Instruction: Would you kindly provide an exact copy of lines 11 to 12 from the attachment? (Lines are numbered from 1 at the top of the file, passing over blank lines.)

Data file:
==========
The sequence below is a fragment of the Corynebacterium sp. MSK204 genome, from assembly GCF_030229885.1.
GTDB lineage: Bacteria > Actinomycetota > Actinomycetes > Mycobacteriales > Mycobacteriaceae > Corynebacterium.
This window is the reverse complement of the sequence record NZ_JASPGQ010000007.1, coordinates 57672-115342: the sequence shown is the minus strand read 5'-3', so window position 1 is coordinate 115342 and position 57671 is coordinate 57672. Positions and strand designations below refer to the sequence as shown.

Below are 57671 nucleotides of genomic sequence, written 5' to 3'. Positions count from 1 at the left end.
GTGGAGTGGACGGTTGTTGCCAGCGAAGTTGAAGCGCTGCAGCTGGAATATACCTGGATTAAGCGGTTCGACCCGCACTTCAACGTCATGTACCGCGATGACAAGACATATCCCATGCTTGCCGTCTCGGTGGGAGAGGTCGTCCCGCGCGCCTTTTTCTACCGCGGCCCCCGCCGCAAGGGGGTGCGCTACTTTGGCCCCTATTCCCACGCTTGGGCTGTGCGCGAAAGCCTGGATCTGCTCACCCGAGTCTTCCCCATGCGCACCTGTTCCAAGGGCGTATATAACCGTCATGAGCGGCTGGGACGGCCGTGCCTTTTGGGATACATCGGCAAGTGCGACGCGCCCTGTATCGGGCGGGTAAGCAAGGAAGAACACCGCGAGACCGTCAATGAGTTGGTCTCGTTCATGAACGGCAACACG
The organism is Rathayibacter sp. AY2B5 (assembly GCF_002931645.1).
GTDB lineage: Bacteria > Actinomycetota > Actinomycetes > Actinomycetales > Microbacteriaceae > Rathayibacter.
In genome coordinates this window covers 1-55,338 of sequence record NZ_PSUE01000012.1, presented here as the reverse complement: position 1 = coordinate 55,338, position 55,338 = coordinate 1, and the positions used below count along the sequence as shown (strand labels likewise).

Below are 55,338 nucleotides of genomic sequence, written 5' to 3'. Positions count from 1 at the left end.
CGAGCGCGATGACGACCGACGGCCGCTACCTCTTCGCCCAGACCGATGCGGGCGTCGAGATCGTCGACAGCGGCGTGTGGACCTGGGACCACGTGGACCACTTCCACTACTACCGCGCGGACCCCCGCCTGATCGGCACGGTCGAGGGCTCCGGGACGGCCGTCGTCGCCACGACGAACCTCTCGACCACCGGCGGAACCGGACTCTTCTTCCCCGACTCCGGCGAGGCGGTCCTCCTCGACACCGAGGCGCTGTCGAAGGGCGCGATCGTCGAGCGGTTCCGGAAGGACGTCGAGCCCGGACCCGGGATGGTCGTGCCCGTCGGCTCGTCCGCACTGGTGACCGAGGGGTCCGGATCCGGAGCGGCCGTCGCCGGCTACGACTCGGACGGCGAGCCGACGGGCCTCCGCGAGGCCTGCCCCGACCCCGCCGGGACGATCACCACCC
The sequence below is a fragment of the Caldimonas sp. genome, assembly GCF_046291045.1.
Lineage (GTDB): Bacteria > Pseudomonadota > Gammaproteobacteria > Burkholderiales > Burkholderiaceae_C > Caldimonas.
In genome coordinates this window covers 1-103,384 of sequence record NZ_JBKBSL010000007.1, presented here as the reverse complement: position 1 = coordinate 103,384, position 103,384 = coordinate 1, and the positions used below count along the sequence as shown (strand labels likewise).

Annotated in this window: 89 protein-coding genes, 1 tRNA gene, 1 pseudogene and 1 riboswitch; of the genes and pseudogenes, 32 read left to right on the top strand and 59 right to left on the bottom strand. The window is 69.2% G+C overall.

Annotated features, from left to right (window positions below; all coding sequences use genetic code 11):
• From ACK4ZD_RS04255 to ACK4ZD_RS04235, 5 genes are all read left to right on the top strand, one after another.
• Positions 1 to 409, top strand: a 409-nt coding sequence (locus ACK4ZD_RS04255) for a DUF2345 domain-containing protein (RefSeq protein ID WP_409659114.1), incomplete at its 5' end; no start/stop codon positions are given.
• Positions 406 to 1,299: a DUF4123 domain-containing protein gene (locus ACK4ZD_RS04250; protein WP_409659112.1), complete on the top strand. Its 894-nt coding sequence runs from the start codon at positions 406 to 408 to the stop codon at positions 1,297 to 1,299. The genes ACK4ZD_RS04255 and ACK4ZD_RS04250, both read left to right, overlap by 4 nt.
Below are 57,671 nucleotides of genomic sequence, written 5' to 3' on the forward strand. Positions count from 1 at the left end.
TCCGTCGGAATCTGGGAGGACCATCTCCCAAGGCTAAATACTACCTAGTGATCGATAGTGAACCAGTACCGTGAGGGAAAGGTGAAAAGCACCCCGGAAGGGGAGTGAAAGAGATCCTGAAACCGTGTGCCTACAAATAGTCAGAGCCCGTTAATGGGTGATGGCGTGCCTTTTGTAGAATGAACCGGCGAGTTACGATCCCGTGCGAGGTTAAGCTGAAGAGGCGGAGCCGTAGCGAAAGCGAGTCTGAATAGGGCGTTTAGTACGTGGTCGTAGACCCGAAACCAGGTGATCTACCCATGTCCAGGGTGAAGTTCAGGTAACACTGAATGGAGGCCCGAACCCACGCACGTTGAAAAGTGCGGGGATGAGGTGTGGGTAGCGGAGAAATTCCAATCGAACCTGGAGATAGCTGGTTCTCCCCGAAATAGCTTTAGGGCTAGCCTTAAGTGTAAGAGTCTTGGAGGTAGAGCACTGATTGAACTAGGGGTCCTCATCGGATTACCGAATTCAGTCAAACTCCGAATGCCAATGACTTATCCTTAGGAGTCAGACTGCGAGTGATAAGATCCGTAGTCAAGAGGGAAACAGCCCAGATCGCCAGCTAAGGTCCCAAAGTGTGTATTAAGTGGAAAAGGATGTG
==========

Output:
The sequence below is a fragment of the Caldimonas sp. genome, assembly GCF_046291045.1.
Lineage (GTDB): Bacteria > Pseudomonadota > Gammaproteobacteria > Burkholderiales > Burkholderiaceae_C > Caldimonas.